The seafood market in the United States is dominated by international products, which means it is sometimes very difficult to determine where our seafood items came from and exactly how they were caught. Our increasingly eco-conscious society is on a growing quest to increase the traceability of our food and seafood should be at the top of our list.
Many businesses and consumers are willing to pay more money for local fish from small-scale fisheries, even if those same fish can be found at the supermarket for a lower price. Seafood consumers enjoy feeling a connection with the fishery and the fishermen and knowing exactly how a fish was caught and where it was caught. “Sustainable” and “local” are labels that we love to see, but too often we can’t find. Nova Scotia and the fisheries of Atlantic Canada have demonstrated that one of the best ways for us to grow our domestic seafood market is by providing buyers with a greater connection to small-scale local fisheries. By utilizing technology and creating online communities to bring their stories and their market to buyers, these small-scale fisheries can support themselves and their families, support the economy of their local communities and increase their sense of ownership over their products and their livelihoods.
The value of small-scale fisheries
“Small-scale” fisheries mean fishermen who own their own boats and their own licenses. Their vessels are smaller and they almost always use gear that has less impact on ocean habitats than larger fishing vessels.
At the moment, many of these small-scale fisheries, no matter where they are located, have to export their catch to other regions and even other countries for a diminished price – simply because they are don’t have strong connections with their local communities. If they could sell their seafood catch to nearby towns and cities while bringing in a better price, everyone would benefit. The fishermen would make more money, the chefs can market a local and sustainable product to their diners, consumers can enjoy guilt-free seafood dishes and the marine environment stays healthy.
In many areas, including Atlantic Canada, commercial fishing fleets dominate the market. They have high volume catches that offer lower prices, making it tough for small-scale fishermen. But this high volume, low value seafood is not traceable – it has no story for the consumer. Our society of growing eco-conscious consumers is beginning to demand that all of their food is sourced with environmentally friendly methods.
The story of our seafood
Consumers love to feel a connection with their food. The key to increasing the value of small-scale fisheries is telling consumers their story. Once people hear this story and understand the vital role that fishermen play in their community and how they supply seafood in environmentally friendly ways, they are much more likely to support them. Businesses and consumers are willing to pay more for seafood they know is healthy for themselves and the ocean. All that small-scale fisheries need is a pathway to enable sharing their products, their stories and innovative projects to the public.
The challenge is being able to provide that pathway. More and more people want seafood that has a story. We desire traceable products that we know for certain were not fished with environmentally damaging methods. Once eco-conscious consumers and chefs recognize this story, they automatically form a bond with the product. Small-scale fisheries are our answer – but there has to be a way to make better connections from the beginning. Since they are so out-competed by the bigger companies and their higher-quality catches are drowned in the sheer quantity of low-value catches, it’s difficult for their products to reach businesses and consumers.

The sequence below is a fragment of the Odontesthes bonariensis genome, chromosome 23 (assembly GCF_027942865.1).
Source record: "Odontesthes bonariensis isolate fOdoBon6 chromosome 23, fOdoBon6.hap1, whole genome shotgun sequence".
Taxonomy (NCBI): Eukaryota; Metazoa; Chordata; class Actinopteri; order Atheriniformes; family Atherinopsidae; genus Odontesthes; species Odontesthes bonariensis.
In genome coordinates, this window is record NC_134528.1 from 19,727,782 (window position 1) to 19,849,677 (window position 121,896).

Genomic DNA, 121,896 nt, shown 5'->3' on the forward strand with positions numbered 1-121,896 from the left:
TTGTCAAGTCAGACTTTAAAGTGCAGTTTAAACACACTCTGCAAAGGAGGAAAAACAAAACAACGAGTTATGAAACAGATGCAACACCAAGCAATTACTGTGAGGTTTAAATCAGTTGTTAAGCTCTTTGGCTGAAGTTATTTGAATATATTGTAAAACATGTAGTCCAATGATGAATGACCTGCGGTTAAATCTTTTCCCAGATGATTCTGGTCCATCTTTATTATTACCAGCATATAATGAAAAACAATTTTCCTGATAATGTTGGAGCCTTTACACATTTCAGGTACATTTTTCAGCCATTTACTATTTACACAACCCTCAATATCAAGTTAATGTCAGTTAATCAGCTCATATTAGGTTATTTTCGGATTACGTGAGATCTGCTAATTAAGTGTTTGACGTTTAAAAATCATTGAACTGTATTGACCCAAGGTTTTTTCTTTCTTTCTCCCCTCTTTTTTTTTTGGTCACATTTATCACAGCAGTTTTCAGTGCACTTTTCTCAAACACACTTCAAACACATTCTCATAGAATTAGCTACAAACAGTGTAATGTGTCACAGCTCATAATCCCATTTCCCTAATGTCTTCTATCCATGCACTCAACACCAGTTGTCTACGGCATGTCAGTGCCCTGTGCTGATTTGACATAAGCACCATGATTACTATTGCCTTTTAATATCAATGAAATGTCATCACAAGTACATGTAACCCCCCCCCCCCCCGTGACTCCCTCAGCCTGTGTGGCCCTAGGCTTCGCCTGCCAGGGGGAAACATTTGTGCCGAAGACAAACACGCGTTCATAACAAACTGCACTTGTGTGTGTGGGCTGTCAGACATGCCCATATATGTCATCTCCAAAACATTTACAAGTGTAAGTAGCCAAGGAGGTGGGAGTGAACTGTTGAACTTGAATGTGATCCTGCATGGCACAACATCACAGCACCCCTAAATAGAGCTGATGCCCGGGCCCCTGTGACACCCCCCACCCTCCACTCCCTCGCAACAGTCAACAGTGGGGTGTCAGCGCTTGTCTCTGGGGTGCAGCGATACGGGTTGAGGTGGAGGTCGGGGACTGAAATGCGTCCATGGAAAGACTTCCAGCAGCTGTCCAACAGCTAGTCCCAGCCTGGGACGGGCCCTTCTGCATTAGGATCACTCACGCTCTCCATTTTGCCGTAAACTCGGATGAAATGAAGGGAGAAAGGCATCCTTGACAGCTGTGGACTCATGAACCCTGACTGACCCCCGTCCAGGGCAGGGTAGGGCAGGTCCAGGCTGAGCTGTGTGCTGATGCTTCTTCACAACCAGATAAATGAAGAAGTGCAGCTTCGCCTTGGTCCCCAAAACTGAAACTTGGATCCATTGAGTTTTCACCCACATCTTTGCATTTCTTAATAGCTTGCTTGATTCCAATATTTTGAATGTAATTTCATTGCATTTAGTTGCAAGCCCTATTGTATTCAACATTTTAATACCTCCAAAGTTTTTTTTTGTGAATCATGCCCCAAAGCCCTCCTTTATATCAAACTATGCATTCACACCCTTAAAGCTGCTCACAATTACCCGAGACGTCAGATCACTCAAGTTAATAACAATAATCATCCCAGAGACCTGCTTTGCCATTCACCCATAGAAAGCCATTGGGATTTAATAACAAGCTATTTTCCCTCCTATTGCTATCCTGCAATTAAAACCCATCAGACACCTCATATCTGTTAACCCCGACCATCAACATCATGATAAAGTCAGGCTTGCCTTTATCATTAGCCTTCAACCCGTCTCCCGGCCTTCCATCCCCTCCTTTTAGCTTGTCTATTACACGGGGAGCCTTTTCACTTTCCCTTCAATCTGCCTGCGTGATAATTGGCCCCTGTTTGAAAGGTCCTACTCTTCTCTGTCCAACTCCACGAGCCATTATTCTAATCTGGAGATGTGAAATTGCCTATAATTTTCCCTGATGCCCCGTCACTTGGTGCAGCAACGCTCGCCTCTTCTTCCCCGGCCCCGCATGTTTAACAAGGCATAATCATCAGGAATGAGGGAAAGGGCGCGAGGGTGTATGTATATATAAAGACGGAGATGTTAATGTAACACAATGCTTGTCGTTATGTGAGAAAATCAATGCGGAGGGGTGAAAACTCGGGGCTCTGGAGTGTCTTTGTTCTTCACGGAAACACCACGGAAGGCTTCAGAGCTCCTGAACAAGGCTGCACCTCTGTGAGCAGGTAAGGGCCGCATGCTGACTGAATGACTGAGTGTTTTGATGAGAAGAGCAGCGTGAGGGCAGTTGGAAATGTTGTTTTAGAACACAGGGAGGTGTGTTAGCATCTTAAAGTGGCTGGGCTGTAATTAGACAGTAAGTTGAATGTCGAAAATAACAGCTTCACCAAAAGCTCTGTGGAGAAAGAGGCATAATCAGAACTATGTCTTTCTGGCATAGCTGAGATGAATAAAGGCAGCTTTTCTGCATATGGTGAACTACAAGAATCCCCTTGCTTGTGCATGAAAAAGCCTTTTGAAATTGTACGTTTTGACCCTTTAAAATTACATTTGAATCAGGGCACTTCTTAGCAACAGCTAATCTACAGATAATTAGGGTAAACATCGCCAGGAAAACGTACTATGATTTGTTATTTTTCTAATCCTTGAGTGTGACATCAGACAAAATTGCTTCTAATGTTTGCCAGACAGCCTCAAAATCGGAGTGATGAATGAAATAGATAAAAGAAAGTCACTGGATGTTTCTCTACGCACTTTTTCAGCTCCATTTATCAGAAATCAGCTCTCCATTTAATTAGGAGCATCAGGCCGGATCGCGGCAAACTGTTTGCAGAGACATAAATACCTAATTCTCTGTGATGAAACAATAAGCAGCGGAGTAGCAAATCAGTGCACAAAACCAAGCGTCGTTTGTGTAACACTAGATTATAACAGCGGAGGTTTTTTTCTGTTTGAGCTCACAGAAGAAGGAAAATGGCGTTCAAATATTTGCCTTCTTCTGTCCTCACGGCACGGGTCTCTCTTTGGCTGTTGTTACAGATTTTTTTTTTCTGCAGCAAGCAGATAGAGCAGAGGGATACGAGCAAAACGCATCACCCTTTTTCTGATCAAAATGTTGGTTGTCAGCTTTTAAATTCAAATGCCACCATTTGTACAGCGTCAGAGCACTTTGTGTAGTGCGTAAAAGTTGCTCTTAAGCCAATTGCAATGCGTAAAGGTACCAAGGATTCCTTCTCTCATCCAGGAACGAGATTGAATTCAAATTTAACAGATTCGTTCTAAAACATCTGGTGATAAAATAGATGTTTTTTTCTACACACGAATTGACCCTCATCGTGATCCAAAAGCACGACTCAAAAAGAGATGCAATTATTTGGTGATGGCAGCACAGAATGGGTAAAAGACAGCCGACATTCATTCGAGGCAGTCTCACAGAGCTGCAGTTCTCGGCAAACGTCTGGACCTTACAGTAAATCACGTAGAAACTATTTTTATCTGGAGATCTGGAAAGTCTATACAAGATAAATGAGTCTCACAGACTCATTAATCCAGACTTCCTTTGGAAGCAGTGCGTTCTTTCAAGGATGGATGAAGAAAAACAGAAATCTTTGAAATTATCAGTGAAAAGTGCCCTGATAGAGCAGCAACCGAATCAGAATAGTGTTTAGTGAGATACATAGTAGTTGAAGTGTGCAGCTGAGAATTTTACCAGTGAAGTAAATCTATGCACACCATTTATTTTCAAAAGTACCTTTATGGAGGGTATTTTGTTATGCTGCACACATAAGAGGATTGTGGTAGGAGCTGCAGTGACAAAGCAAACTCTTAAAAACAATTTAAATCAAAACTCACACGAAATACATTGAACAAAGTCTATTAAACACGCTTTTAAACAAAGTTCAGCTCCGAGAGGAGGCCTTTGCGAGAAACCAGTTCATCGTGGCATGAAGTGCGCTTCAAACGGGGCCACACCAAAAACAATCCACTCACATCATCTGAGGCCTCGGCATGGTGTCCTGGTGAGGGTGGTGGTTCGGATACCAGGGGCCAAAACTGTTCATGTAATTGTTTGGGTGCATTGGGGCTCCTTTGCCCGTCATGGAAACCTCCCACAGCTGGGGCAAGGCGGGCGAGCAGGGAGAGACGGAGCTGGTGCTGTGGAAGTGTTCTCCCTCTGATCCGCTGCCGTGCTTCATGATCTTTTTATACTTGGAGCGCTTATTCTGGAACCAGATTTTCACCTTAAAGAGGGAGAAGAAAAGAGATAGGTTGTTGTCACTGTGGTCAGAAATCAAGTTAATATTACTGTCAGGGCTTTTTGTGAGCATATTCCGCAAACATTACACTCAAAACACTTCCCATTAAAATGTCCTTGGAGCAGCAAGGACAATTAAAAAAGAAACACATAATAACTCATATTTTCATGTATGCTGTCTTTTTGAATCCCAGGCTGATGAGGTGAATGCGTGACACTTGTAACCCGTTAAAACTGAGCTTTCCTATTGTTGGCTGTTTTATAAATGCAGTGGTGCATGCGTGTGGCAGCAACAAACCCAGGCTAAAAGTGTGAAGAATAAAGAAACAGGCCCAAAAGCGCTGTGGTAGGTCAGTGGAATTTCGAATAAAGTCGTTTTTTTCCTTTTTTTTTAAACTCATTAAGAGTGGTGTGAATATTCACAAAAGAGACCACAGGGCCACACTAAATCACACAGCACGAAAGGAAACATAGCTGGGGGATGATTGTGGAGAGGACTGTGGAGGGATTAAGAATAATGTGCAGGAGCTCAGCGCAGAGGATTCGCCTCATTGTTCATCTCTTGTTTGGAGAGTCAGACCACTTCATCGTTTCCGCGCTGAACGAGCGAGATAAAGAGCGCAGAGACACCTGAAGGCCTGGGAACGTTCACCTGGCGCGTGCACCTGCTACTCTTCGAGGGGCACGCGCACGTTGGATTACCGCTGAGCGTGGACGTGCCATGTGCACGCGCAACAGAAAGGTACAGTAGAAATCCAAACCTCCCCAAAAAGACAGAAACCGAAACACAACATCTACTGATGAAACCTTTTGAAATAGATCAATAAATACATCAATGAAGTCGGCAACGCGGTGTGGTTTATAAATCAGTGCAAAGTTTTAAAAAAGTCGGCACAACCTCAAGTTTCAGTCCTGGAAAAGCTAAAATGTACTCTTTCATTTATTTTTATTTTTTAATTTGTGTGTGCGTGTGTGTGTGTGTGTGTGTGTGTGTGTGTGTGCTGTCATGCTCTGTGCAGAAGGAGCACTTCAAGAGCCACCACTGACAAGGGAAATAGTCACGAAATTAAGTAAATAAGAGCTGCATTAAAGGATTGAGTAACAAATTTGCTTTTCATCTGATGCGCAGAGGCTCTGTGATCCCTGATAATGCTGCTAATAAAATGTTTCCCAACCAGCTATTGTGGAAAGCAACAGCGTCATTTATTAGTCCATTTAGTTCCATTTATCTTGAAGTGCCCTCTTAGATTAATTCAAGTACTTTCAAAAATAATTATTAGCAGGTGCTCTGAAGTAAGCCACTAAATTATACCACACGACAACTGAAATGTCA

So what’s the answer to this dilemma? I believe it may be the world wide web. Websites, blogs, and online catalogs all work towards bringing the value of small-scale fisheries right to the buyers. It’s the new-age “face-to-face” way to meet customers and show them just how high quality their products are. Fishermen can share their stories, provide information about their seafood and host a virtual market where buyers can view and purchase items with a click of a button. These online communities are convenient for buyers and sellers alike. These virtual markets are excellent for distributors, but also for fishermen to sell directly to customers.
This way of utilizing technology has greatly benefited the small-scale fisheries of Nova Scotia and provided fishermen with greater profits in a local market, as well as increased ownership of their seafood and greater control over their livelihoods. The Ecology Action Center has initiated a blog titled Small Scales which outlines the issues and success stories of sustainable small-scale fisheries of Atlantic Canada while sharing links to other worthwhile blogs. Off the Hook Community Supported Fishery connects a cooperative of small-scale, groundfish bottom hook and like fishermen from the Bay of Fundy to subscribing customers. Through these online communities, buyers can see the high traceability provided by small-scale fisheries and they are willing to pay more for a high quality seafood product. If these online communities existed for all small-scale fisheries, it would be a huge step towards decreasing dependence on foreign seafood products and bolstering local economies.
It’s important for seafood buyers to recognize the value of small-scale fisheries and help support them. Using online communities is an innovative (and necessary) way to compete with large commercial fishing fleets. It allows small-fisheries to connect with buyers and bring them fresh, local, and sustainable seafood. We hope you will join our online community and purchase your wholesale seafood from Pucci Foods, a Bay Area distributor certified by the Marine Stewardship Council.